From Computational Genomics
By the introduction of high-throughput technologies, more and more genome sequencing projects successfully accomplished, leading to further demands to computerized methods targeting precise prediction of genes and their functionality. During the past decades, a considerable part of the Bioinformaticians' efforts has been devoted to genome sequencing and annotation projects. On the other hand, gene finding methods have been constantly subject to new improvements due to the introduction and employment of newer and more efficient statistical, mathematical and heuristic approaches.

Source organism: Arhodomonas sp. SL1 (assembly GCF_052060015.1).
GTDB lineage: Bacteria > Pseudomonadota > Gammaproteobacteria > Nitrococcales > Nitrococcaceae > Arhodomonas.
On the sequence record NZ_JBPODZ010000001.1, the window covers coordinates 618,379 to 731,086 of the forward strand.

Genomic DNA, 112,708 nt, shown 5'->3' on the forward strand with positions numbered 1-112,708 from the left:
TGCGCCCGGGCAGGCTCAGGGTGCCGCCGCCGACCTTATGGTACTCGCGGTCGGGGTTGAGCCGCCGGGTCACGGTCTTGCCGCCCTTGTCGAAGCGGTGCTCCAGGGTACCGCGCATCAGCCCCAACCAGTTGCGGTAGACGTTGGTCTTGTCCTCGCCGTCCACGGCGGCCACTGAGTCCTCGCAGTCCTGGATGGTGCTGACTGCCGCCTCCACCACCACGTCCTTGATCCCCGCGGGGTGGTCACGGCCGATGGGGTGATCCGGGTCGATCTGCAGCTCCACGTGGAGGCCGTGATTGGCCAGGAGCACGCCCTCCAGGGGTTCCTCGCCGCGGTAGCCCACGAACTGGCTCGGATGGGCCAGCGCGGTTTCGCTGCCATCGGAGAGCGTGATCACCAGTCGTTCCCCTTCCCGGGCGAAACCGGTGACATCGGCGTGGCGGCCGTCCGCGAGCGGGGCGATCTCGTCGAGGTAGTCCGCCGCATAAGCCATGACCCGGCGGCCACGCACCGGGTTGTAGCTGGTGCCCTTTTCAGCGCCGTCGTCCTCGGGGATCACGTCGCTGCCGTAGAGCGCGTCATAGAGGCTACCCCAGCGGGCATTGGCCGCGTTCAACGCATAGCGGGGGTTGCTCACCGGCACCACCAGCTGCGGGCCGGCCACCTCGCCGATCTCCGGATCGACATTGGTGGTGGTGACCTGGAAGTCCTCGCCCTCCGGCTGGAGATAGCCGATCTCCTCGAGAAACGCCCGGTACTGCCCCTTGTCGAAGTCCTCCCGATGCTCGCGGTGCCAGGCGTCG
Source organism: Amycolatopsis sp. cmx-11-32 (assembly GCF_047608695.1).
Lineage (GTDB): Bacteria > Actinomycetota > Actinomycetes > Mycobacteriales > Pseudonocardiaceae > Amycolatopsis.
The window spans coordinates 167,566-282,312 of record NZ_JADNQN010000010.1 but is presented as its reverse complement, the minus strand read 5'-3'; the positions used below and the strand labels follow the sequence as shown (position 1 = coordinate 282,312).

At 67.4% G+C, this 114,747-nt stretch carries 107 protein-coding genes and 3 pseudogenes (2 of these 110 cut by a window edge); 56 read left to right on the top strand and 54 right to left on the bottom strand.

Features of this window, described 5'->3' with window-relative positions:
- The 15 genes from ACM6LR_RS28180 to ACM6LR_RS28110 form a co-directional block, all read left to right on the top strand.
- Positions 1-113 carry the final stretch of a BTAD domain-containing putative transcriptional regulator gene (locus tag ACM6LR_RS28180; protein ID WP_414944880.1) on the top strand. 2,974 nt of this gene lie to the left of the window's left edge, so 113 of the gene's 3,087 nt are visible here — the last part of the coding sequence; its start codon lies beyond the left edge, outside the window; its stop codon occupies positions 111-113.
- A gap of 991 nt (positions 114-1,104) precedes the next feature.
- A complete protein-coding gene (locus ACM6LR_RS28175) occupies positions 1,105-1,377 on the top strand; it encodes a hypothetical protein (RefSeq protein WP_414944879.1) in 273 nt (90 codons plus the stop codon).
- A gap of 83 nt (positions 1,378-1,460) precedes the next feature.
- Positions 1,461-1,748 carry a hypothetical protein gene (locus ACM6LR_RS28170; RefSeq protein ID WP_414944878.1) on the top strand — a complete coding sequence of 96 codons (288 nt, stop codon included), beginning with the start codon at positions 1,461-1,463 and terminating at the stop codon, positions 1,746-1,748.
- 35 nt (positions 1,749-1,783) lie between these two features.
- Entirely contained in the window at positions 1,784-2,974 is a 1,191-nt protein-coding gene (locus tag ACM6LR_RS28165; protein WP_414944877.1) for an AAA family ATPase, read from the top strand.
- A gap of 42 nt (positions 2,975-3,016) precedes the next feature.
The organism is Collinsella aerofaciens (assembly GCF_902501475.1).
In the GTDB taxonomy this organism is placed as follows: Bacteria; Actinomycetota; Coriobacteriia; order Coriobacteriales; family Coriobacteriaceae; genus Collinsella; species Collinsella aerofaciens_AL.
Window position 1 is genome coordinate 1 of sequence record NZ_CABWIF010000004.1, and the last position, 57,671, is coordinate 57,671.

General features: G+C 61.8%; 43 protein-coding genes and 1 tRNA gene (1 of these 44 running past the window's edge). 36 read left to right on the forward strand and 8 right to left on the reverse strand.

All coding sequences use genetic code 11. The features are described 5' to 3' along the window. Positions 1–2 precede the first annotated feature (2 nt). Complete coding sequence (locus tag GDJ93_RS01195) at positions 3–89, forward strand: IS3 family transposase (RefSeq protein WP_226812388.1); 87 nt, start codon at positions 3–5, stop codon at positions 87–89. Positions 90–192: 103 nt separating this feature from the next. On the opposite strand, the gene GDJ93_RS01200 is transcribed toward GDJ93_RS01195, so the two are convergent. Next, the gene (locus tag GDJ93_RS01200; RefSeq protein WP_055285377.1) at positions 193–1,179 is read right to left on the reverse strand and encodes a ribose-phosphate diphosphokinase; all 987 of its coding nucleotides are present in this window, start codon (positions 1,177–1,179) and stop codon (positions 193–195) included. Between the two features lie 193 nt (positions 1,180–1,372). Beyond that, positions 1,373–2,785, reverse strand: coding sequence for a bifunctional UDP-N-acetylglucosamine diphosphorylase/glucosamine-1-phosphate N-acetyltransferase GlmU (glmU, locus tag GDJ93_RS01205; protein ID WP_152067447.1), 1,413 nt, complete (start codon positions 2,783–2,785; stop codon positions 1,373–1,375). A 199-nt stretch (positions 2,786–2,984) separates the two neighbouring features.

Prof. Mark Borodovsky is a Regents' Professor at the departments of of Biomedical Engineering and Computational Science and Engineering and director of Center for Bioinformatics and Computational Genomics at Georgia Institute of Technology. In 1990, he started developing a new line of Gene Finding algorithms, by introducing the idea of considering genes as signals coming from Markov Models, for the first time. The initial product of his idea was called GeneMark which was a leading technique in its kind. GeneMark soon emerged as a totally successful approach for revealing the genes characteristics inside different genomes. Since its introduction, GeneMark has been constantly improved and extended leading to other significant variations such as GeneMarkS, GeneMark.hmm, GeneMark Genesis, etc. Prof. Borodovsky is also the author for the book "Problems and solutions in biological sequence analysis" and has published dozens of highly valued research articles and book chapters.